Payback Time? What the Internationalization of Climate Litigation Could Mean for Canadian Oil and Gas Companies (64 page pdf, Andrew Gage and Michael Byers, Canadian Centre for Policy Alternatives, Oct. 9, 2014)
Also discussed here: Climate change may create legal liability for Canadian energy firms - New report from B.C. think-tanks says elements are in place to allow for civil action (CBC News, Oct. 9, 2014)
And here: Policy Time Line
Today we review a report from a Canadian policy think-tank which examines the potential for legal action against a handful of Canadian oil and gas producers, because of their contribution to harmful impacts from global climate change, expected to reach $5B/year by 2020. The potential liability of each Canadian company is between $37.8 million and$90.8 million in 2010, rising to over $700M by 2030. Just as it took about 30 years to collect from tobacco companies for harmful impacts to health from the time a warning was given by the Surgeon General of the USA in the late 1960s, so the clock is ticking for those responsible for damages from climate change- and the clock began ticking in 1988 at the Toronto Conference on the Changing Atmosphere, the first major international forum bringing scientists and politicians together in an effort to combat global warming, where 300 international scientists and policy makers from 46 countries issued a warning on climate change whose consequences “could be second only to a global nuclear war”.
Since then, two major factors have changed in terms of environmental liability: much more accurate estimates of financial damages and of emissions have been documented, and the law profession itself has matured and broadened to include the environment as an active and growing area of jurisprudence. In addition, as the report points out, even if the existing body of law does not explicitly identify GHG emissions as a culpable area, courts have been willing to change the law and liability in light of new information, as seen in the tobacco cases. Whether that liability starts and ends with oil and gas producers or extends to those responsible for reducing damages from climate change and the emissions that cause them- such as large municipalities which control traffic and vehicle emissions, public infrastructure and protection of private property from environmental damages, for example, remains to be seen. And then there is the growing awareness of the impacts of climate change which combines with air pollution to increase health costs.
"Humanity is conducting an unintended, uncontrolled, globally pervasive experiment whose ultimate consequences could be second only to a global nuclear war." (Statement from the World Conference on the Changing Atmosphere, Toronto, June 1988).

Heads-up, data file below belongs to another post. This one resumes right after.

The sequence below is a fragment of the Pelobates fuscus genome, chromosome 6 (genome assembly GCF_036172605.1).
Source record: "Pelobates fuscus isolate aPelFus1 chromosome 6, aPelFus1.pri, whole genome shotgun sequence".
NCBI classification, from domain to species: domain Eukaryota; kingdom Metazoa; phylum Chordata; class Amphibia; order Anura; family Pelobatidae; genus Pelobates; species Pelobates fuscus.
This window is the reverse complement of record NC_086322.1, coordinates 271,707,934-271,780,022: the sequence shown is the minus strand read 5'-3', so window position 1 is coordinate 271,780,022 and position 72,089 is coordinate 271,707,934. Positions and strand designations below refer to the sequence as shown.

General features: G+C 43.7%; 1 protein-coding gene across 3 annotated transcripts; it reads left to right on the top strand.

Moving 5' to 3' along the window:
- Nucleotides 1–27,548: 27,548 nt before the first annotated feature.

“For 2010 alone, the global financial cost of private and public property and other damage associated with climate change has been estimated at $591 billion. That number is expected to increase dramatically in the coming years. In Canada, the National Roundtable on the Environment and the Economy has estimated that climate change will cost $5 billion annually by 2020. “
“improvements in climate change science, the growing frequency of visible climate impacts and the lack of meaningful international action on climate change are making it increasingly likely that courts in countries suffering damage will assert jurisdiction.”
"It's very clear scientifically there is a cause of climate change and there is damage…. Once you have those two elements and you have two separate parties, you have the basis for a civil action."
“five Canadian companies —Encana, Talisman, Canadian Natural Resources, Husky and Suncor — as among the 90 largest emitters on the planet… its percentage of global emissions from 1751–2010 is multiplied by the total global cost of climate change.. the potential liability of each Canadian company is between $37.8 million and$90.8 million in 2010, rising to between $297.9 million and $714.9 million in 2030.”
“Case law in Canada and the United States concerning water and air pollution has long recognized that defendants can be held liable for their “significant” contribution to pollution, even if it only became harmful in combination with other sources of pollution.”
"Rising levels of climate damage, increasing scientific evidence about the links between emissions and the damage they cause, and an emerging public debate about who is financially responsible for this damage, could change the situation very quickly.”